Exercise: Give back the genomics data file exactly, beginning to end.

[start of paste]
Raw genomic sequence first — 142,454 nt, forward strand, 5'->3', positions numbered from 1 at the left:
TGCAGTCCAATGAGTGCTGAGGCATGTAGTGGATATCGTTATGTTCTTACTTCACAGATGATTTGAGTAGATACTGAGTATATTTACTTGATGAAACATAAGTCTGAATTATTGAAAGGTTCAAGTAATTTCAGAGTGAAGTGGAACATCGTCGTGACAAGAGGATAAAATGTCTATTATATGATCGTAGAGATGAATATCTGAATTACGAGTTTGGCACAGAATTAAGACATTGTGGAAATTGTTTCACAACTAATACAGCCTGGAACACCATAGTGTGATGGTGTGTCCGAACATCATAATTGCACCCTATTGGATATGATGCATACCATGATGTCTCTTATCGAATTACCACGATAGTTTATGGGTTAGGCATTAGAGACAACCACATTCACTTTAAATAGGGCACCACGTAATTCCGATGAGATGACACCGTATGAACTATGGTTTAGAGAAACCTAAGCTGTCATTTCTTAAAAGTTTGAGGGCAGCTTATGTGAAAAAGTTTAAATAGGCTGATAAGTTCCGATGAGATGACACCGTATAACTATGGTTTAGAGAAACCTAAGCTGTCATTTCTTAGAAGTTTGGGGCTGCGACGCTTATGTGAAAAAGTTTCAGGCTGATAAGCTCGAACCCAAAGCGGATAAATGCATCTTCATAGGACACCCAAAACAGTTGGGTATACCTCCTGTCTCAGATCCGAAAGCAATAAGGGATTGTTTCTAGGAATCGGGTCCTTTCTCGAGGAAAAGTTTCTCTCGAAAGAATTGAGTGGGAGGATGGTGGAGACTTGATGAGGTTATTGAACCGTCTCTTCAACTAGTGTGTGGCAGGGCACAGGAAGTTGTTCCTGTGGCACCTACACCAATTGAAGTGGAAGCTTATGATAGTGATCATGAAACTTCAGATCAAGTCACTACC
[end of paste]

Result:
Raw genomic sequence first — 142,454 nt, forward strand, 5'->3', positions numbered from 1 at the left:
TGCAGTCCAATGAGTGCTGAGGCATGTAGTGGATATCGTTATGTTCTTACTTCACAGATGATTTGAGTAGATACTGAGTATATTTACTTGATGAAACATAAGTCTGAATTATTGAAAGGTTCAAGTAATTTCAGAGTGAAGTGGAACATCGTCGTGACAAGAGGATAAAATGTCTATTATATGATCGTAGAGATGAATATCTGAATTACGAGTTTGGCACAGAATTAAGACATTGTGGAAATTGTTTCACAACTAATACAGCCTGGAACACCATAGTGTGATGGTGTGTCCGAACATCATAATTGCACCCTATTGGATATGATGCATACCATGATGTCTCTTATCGAATTACCACGATAGTTTATGGGTTAGGCATTAGAGACAACCACATTCACTTTAAATAGGGCACCACGTAATTCCGATGAGATGACACCGTATGAACTATGGTTTAGAGAAACCTAAGCTGTCATTTCTTAAAAGTTTGAGGGCAGCTTATGTGAAAAAGTTTAAATAGGCTGATAAGTTCCGATGAGATGACACCGTATAACTATGGTTTAGAGAAACCTAAGCTGTCATTTCTTAGAAGTTTGGGGCTGCGACGCTTATGTGAAAAAGTTTCAGGCTGATAAGCTCGAACCCAAAGCGGATAAATGCATCTTCATAGGACACCCAAAACAGTTGGGTATACCTCCTGTCTCAGATCCGAAAGCAATAAGGGATTGTTTCTAGGAATCGGGTCCTTTCTCGAGGAAAAGTTTCTCTCGAAAGAATTGAGTGGGAGGATGGTGGAGACTTGATGAGGTTATTGAACCGTCTCTTCAACTAGTGTGTGGCAGGGCACAGGAAGTTGTTCCTGTGGCACCTACACCAATTGAAGTGGAAGCTTATGATAGTGATCATGAAACTTCAGATCAAGTCACTACC